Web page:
The kitchen clock was a purchase I made in the Middle East. The numerals are Eastern Arabic. It is amazing how many people look at this clock, read the time, but don’t notice the numerals.

Digital Clocks

One of our children attended two different schools in one year. It was the grade where children are taught how to tell time. The one school taught the concept near the beginning of the term; the other school taught it near the middle of the term – and she missed both lessons in the transition.

We didn’t realize until some months later that she couldn’t tell time on a regular clock. We had lots of digital clocks, so telling the time wasn’t a problem for her – though we should have guessed something was up when she would say the time was 9:15, not quarter past 9.

You will never find anybody who can give you a clear and compelling reason why we observe “Daylight Saving Time.”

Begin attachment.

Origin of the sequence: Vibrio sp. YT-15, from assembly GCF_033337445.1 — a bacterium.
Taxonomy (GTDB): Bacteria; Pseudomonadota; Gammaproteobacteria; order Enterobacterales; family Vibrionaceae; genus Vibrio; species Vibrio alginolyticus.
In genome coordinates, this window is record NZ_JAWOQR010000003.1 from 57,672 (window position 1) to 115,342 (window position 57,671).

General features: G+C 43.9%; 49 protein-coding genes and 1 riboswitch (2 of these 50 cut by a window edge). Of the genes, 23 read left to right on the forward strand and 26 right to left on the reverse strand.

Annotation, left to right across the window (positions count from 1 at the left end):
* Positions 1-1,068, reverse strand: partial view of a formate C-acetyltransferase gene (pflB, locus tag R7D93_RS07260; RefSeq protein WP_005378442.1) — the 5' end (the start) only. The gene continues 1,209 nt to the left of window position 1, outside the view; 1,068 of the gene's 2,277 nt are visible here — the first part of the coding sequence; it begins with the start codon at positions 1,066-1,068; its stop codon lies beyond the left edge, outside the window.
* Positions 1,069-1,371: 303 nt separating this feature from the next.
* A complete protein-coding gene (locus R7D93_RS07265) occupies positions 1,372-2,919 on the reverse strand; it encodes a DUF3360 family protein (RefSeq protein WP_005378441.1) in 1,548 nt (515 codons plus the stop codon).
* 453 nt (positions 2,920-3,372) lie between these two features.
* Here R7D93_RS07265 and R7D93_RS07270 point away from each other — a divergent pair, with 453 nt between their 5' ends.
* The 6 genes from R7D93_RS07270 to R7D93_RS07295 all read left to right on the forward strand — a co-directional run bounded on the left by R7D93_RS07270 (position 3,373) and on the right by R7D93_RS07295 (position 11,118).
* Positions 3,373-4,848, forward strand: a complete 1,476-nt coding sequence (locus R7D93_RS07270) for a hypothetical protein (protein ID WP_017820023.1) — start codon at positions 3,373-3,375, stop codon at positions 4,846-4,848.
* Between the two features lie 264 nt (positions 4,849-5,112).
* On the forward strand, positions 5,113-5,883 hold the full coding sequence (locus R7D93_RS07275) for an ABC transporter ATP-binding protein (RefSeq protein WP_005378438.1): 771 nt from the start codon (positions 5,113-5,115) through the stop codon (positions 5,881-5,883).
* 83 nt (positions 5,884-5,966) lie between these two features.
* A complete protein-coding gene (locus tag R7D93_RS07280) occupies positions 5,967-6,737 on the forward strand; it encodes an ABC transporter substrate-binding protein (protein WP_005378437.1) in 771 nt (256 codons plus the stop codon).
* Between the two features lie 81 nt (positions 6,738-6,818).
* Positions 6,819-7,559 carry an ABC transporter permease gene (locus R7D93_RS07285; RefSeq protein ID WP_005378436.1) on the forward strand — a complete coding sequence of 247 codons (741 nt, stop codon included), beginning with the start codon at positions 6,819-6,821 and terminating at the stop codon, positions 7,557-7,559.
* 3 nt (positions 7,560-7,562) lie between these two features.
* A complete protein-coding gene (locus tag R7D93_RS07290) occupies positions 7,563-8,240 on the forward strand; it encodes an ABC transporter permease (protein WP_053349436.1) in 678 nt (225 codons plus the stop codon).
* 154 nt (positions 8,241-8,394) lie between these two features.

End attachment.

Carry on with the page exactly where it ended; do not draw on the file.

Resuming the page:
– Dave Barry

Lots of Quotes about Time: If you have the time, here is the link to all my quotations about time: Time Quotations

How disruptive is Daylight Savings Time for you?

If a Man says He Will Fix it

Mike Holmes the Make It Right Building expert, is more than a man with a hammer. His simple philosophy is to do things the right way – with your head, your heart, and your hands. He educates and inspires viewers like us.

The QuipperyOur home is about 39 years old. We purchased it 28 years ago, and for the past 15 years it has supplied us with a never ending list of things to repair and upgrade. If Holmes had been called in to assess some of our reno projects, he would have said, “This should never have been built this way.” Other projects – he would have said, “This met code when it was built, but it doesn’t today. Fix it.”

Holmes has taken up residence in our head. Every time we pick up a hammer or saw, our first thought is, what would Holmes do? The fictional character Jean-Luc Picard from Star Trek also lives in our head. He inspires us to “Make It So.” Armed with these inspirations and a good selection of sharp tools to occasionally draw blood with, we set off each day on a mission.

Home Renovator’s Serenity Prayer: Higher Power (internet, Home Depot, library, family) – Grant me the courage (balls) to fix the things I can, the humility to call in the pros when I’m in over my head, and the wisdom to know the difference.